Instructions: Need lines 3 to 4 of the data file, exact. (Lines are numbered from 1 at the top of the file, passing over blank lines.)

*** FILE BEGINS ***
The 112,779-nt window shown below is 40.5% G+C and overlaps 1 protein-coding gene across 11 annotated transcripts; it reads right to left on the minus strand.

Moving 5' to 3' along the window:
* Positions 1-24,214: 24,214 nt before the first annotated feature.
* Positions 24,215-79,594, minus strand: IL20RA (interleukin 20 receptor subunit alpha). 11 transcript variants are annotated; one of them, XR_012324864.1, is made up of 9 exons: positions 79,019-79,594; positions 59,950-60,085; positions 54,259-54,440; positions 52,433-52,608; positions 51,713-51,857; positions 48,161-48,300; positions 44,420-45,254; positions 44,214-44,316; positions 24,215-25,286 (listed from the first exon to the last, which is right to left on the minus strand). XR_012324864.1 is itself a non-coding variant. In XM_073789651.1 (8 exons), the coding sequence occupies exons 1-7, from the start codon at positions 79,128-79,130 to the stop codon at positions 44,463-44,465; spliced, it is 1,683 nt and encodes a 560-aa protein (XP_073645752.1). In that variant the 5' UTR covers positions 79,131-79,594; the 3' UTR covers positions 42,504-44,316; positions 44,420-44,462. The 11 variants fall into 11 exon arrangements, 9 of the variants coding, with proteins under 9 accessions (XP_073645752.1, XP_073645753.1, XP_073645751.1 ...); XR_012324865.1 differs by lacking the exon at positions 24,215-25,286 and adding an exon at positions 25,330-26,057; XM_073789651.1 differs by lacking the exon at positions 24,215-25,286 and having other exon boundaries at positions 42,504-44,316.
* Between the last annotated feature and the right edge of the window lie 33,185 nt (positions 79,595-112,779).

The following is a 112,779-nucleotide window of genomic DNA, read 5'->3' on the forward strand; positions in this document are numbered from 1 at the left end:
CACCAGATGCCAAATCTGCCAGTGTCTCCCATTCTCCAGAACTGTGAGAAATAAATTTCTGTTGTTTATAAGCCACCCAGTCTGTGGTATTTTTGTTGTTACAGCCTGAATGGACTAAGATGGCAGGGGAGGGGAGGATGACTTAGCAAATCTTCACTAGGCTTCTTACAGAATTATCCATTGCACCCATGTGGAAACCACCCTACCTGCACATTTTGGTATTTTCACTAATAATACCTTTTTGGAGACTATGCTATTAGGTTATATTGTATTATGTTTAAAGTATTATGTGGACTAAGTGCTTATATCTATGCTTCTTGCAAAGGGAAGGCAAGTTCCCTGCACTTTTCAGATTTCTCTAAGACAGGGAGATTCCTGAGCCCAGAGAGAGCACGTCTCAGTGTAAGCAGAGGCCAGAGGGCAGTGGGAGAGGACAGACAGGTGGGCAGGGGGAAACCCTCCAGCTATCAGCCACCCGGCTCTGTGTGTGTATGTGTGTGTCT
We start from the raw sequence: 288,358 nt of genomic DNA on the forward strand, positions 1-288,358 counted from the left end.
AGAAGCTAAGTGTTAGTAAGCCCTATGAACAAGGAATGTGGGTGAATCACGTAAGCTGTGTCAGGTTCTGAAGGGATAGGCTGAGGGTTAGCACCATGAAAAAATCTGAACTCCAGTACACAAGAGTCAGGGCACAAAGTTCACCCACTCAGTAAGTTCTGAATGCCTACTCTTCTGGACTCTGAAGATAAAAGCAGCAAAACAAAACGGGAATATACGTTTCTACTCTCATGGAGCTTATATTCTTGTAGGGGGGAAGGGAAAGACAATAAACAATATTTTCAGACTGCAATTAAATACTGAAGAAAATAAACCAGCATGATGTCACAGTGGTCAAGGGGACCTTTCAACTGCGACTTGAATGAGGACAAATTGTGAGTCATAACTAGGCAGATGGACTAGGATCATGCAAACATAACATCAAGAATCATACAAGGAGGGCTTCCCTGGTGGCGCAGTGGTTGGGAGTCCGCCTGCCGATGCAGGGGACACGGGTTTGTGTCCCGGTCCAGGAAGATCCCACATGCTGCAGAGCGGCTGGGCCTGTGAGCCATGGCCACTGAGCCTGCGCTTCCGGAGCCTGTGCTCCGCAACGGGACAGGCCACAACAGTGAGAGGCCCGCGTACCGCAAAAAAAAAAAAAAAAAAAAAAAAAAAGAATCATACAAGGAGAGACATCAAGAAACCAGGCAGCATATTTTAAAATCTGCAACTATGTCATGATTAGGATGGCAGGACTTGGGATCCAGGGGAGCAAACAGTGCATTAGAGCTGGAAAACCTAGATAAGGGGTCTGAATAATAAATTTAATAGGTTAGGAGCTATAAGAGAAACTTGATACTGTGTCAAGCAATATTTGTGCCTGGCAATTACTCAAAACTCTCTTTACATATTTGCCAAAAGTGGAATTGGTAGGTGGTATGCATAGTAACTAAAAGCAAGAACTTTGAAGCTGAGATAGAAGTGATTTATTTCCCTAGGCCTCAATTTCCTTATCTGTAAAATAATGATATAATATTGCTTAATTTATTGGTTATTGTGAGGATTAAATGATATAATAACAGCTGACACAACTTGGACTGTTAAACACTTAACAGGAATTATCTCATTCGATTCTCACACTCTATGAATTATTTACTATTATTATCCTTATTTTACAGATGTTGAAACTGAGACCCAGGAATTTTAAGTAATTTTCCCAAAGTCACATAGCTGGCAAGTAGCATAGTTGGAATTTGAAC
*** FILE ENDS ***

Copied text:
* Positions 1-24,214: 24,214 nt before the first annotated feature.
* Positions 24,215-79,594, minus strand: IL20RA (interleukin 20 receptor subunit alpha). 11 transcript variants are annotated; one of them, XR_012324864.1, is made up of 9 exons: positions 79,019-79,594; positions 59,950-60,085; positions 54,259-54,440; positions 52,433-52,608; positions 51,713-51,857; positions 48,161-48,300; positions 44,420-45,254; positions 44,214-44,316; positions 24,215-25,286 (listed from the first exon to the last, which is right to left on the minus strand). XR_012324864.1 is itself a non-coding variant. In XM_073789651.1 (8 exons), the coding sequence occupies exons 1-7, from the start codon at positions 79,128-79,130 to the stop codon at positions 44,463-44,465; spliced, it is 1,683 nt and encodes a 560-aa protein (XP_073645752.1). In that variant the 5' UTR covers positions 79,131-79,594; the 3' UTR covers positions 42,504-44,316; positions 44,420-44,462. The 11 variants fall into 11 exon arrangements, 9 of the variants coding, with proteins under 9 accessions (XP_073645752.1, XP_073645753.1, XP_073645751.1 ...); XR_012324865.1 differs by lacking the exon at positions 24,215-25,286 and adding an exon at positions 25,330-26,057; XM_073789651.1 differs by lacking the exon at positions 24,215-25,286 and having other exon boundaries at positions 42,504-44,316.